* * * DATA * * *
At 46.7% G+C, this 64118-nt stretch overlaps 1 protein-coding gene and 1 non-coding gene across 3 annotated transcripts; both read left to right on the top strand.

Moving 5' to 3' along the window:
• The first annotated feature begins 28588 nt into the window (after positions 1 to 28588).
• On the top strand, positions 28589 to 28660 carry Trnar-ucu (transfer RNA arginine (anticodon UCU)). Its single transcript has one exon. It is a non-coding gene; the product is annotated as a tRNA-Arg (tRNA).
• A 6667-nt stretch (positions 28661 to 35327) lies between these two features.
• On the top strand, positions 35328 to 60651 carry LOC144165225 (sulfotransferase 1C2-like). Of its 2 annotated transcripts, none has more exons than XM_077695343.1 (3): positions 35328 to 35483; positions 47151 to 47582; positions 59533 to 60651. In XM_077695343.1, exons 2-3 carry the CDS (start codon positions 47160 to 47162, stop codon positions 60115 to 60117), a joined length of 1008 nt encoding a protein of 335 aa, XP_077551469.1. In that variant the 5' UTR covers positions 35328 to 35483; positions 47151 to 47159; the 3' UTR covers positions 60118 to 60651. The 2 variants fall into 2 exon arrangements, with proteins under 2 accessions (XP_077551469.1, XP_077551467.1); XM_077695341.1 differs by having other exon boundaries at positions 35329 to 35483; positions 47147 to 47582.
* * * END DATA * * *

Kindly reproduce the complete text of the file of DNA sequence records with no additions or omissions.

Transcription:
At 46.7% G+C, this 64118-nt stretch overlaps 1 protein-coding gene and 1 non-coding gene across 3 annotated transcripts; both read left to right on the top strand.

Moving 5' to 3' along the window:
• The first annotated feature begins 28588 nt into the window (after positions 1 to 28588).
• On the top strand, positions 28589 to 28660 carry Trnar-ucu (transfer RNA arginine (anticodon UCU)). Its single transcript has one exon. It is a non-coding gene; the product is annotated as a tRNA-Arg (tRNA).
• A 6667-nt stretch (positions 28661 to 35327) lies between these two features.
• On the top strand, positions 35328 to 60651 carry LOC144165225 (sulfotransferase 1C2-like). Of its 2 annotated transcripts, none has more exons than XM_077695343.1 (3): positions 35328 to 35483; positions 47151 to 47582; positions 59533 to 60651. In XM_077695343.1, exons 2-3 carry the CDS (start codon positions 47160 to 47162, stop codon positions 60115 to 60117), a joined length of 1008 nt encoding a protein of 335 aa, XP_077551469.1. In that variant the 5' UTR covers positions 35328 to 35483; positions 47151 to 47159; the 3' UTR covers positions 60118 to 60651. The 2 variants fall into 2 exon arrangements, with proteins under 2 accessions (XP_077551469.1, XP_077551467.1); XM_077695341.1 differs by having other exon boundaries at positions 35329 to 35483; positions 47147 to 47582.